They Appear to Be Strong But Aren’t
To the people of Judah, Egypt looked like a powerful nation, a potential source of protection from the approaching Assyrian threat. However, Isaiah revealed that Egypt was weak, vulnerable, and not capable of holding off the Assyrians (Isaiah 19:1-15; 20:1-6). For anyone willing to listen, Isaiah’s message cleared away important misperceptions. Similarly, in 2 Corinthians 5:16, Paul expresses his refusal to regard the people around him according to mere external appearances.
They Appear to Be Far Off But Aren’t
As a Gentile nation and Israel’s age-old enemy, Egypt appeared to be far from God, but really wasn’t. Isaiah 19:16-25 indicates that in the Messianic Age, Egypt would no longer be far from God. Instead, Egypt, along with the fearsome Assyria, would be incorporated into the people of God. Similarly, in 2 Corinthians 5:19-20, Paul rejoices that now with the coming of the Messiah, God is bringing sinful people from every place into relationship with himself.
A Paraphrase of 2 Corinthians 5:11 – 6:2
On Sunday, I asked the congregation to read 2 Corinthians 5 this week, noting some of the places where this text dove-tails with Isaiah 19-20. To that end, here is Murray Harris’ expanded paraphrase of 2 Corinthians 5:11 – 6:2. This paraphrase reflects the interpretive decisions that Harris makes in his 2005 commentary in the New International Greek Testament Commentary series.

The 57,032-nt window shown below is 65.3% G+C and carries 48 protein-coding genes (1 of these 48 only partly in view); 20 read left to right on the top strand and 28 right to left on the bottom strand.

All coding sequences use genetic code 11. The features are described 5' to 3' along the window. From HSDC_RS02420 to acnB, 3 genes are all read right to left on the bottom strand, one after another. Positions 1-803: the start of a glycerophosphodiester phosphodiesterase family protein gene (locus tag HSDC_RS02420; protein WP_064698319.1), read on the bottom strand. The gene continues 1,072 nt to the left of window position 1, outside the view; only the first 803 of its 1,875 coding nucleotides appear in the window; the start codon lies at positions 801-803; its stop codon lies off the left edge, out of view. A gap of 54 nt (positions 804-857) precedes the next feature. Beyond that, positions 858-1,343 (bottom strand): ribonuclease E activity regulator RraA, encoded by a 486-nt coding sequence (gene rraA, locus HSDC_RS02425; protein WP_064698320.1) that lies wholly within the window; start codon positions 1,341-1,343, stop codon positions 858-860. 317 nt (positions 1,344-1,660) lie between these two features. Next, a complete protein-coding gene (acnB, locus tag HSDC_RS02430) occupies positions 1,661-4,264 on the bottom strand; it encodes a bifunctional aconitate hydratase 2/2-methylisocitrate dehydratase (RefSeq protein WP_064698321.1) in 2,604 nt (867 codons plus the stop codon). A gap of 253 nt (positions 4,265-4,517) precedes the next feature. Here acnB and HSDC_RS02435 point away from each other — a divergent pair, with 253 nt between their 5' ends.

We are fully aware, then, of our accountability to the Lord as our judge, and so we regard him with reverential awe. So we endeavor to persuade everyone of the truth of the gospel and of our integrity as messengers of the gospel. What we are and what our motives are have always been open to God’s scrutiny; and I hope these things are abundantly clear to your consciences as well. No, it is not the case that we are trying, all over again, to commend ourselves to you and to justify ourselves before you. On the contrary, we are affording you with a solid and suitable basis for taking real pride in us and championing our cause, so that you may have ample ammunition against our opponents who constantly pride themselves on position and privilege rather than on the state of the heart. If, to some people, we have seemed insane, it was for God’s glory. If, on the other hand, we are in full control of our senses, it is always for your good. Either way, selfishness is excluded, for the example of Christ’s love controls our actions and leaves us no choice but to serve God and you. The conclusion we reached long ago was this: That one person died for all, and therefore in one sense all died — his death was their death. And the reason for his death for all? He died so that those who enjoy newness of life should quit living for themselves and live wholly for the one who himself both died and rose again for them. The death and resurrection of Christ have produced two further results. First, for the future, we refuse to estimate anyone by the external standards of the world. Indeed, even if before our conversion we thought of Christ from the standpoint of the world as a mere human being and as a messianic pretender, now we no longer view him that way. Second, whenever people are united in faith to the risen Christ, God performs a new act of creation and they are altogether new persons. In fact, the old state of affairs has entirely disappeared and a brand new order has come into existence for all to see. This new situation is wholly God’s doing, for he is the one who restored us to his favor through the work of Christ and entrusted us with the task of announcing this reconciliation. Its essence is this: God was present in Christ and operative through him when he was reconciling humankind to himself, no longer debiting people’s offenses to their account. And the obligation and privilege of declaring this message of reconciliation God has entrusted to our care. So we are acting on Christ’s behalf and in his place as his special envoys. It is, in reality, God himself who issues his appeal through our words. As Christ’s representatives, then, we make this entreaty when we preach: “Get reconciled to God!” How did that reconciliation come about? Christ was totally devoid of sin. Yet God caused him to be sin on our behalf and in our place, so that as a result of being united with Christ we might become righteous before God. As coworkers in God’s service, we issue this appeal to you: Whenever you receive God’s grace, do not let it be without profit. For in the Scripture, the Lord says this: “At the time appointed by me to show you favor, I listened to your cry, and on the day appointed by me to bring you salvation, I came to your aid.” Listen carefully: The present age is the time when God’s gracious favor is shown: the present era is the time when God brings salvation.